In order to better understand the development and maintenance of feeding selectivity, several feedingexperimentswere performed with fallowdeer (Damadama L.). In experiments performed when the fawnswere between tenand 27 days old, itwas found that all fawnsshowedpreferences for sucrose but aversionstowards tannic acid and ascorbic acid.However, differences in selectivity towards tannic acidwere presentalready before the fawns became functional ruminants and these individual differences lasted 5 years.Moreover, individuals that ingested overall less tannic acid, searched more thoroughly between foodsources. When the foraging behaviour was compared with age (11–41 days old and 65–97 days old), itwas found that the time a fawn spent eating, increased with age, and the time spent on exploration,smelling and tasting plants decreased with age. Furthermore, the fawns increased their intake of grassand herbs, while the intake of soil and dead plant material decreased with age.

  • 7.
    Bergvall, Ulrika A.
    et al.
    Stockholms universitet, Naturvetenskapliga fakulteten, Zoologiska institutionen.
    Co, Michelle
    Bergström, Roger
    Sjöberg, Per J. R.
    Waldebäck, Monica
    Turner, Charlotta
    Anti-browsing effects of birch bark extract on fallow deer2013Inngår i: European Journal of Forest Research, ISSN 1612-4669, E-ISSN 1612-4677, Vol. 132, nr 5-6, s. 717-725Artikkel i tidsskrift (Fagfellevurdert)
    Abstract [en]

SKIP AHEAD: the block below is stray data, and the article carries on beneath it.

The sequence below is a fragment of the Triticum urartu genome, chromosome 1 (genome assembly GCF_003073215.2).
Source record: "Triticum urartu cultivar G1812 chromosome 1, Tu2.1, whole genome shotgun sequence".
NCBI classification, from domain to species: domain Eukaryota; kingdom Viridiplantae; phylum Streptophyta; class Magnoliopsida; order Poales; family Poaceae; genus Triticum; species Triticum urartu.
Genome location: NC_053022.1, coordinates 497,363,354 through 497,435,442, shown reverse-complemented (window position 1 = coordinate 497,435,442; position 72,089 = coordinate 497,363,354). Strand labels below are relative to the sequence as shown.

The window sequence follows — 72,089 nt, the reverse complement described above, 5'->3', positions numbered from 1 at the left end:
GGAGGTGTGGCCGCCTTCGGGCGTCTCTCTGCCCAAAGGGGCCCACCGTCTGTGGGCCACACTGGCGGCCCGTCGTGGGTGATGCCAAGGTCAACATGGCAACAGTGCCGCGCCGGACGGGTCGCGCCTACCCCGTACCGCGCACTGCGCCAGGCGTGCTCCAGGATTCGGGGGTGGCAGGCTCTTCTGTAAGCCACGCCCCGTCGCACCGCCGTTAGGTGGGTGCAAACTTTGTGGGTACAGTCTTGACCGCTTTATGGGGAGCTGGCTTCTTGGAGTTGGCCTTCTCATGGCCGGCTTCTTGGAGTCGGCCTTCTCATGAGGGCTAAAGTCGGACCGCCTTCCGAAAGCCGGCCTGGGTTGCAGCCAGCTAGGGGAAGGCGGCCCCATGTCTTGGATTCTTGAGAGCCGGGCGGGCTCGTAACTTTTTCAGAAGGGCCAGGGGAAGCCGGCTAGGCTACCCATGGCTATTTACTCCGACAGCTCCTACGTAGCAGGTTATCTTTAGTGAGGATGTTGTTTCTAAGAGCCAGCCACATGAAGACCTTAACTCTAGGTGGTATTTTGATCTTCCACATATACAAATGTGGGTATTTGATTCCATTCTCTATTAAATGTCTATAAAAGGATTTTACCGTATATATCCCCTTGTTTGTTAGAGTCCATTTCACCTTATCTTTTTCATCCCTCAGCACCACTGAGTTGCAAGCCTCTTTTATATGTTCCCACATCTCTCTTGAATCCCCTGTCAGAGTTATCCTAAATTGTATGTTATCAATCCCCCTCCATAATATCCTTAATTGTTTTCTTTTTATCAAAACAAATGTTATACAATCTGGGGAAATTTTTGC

A major problem within forest industry is unwanted browsing on seedlings from mammalian herbivores. The aim of this study was to evaluate the effects of birch bark extracts as repellents towards fallow deer. Birch bark was extracted in a conventional way with ethanol as solvent at ambient temperature and with a new method, liquid CO2 extraction. An analysis of the ethanol-extracted birch bark showed that it contained large amounts of terpenoids, of which the most abundant was betulin. In seven different treatment trials, we used 15 individually handled fallow deer. To investigate the binary taste preferences, birch bark extract was added to food and presented in two bowls in typical two-choice tests. We found that the amount of a food type consumed during a trial and the number of shifts between food bowls were dependent on the amount of the birch extract the food contained. Concentrations of above 1 % by dry weight of birch extract acted as a repellent. In addition, such concentrations produced shorter feeding bouts by a greater willingness to change bowls. Therefore, our conclusion is that birch bark extract acts as a repellent towards fallow deer and is therefore likely to act as a repellent against other deer species. In addition, we show that birch bark extract produced by the new and more environmentally sustainable method employing liquid CO2 mixed with ethanol has the same repellent effect as the traditional ethanol extraction.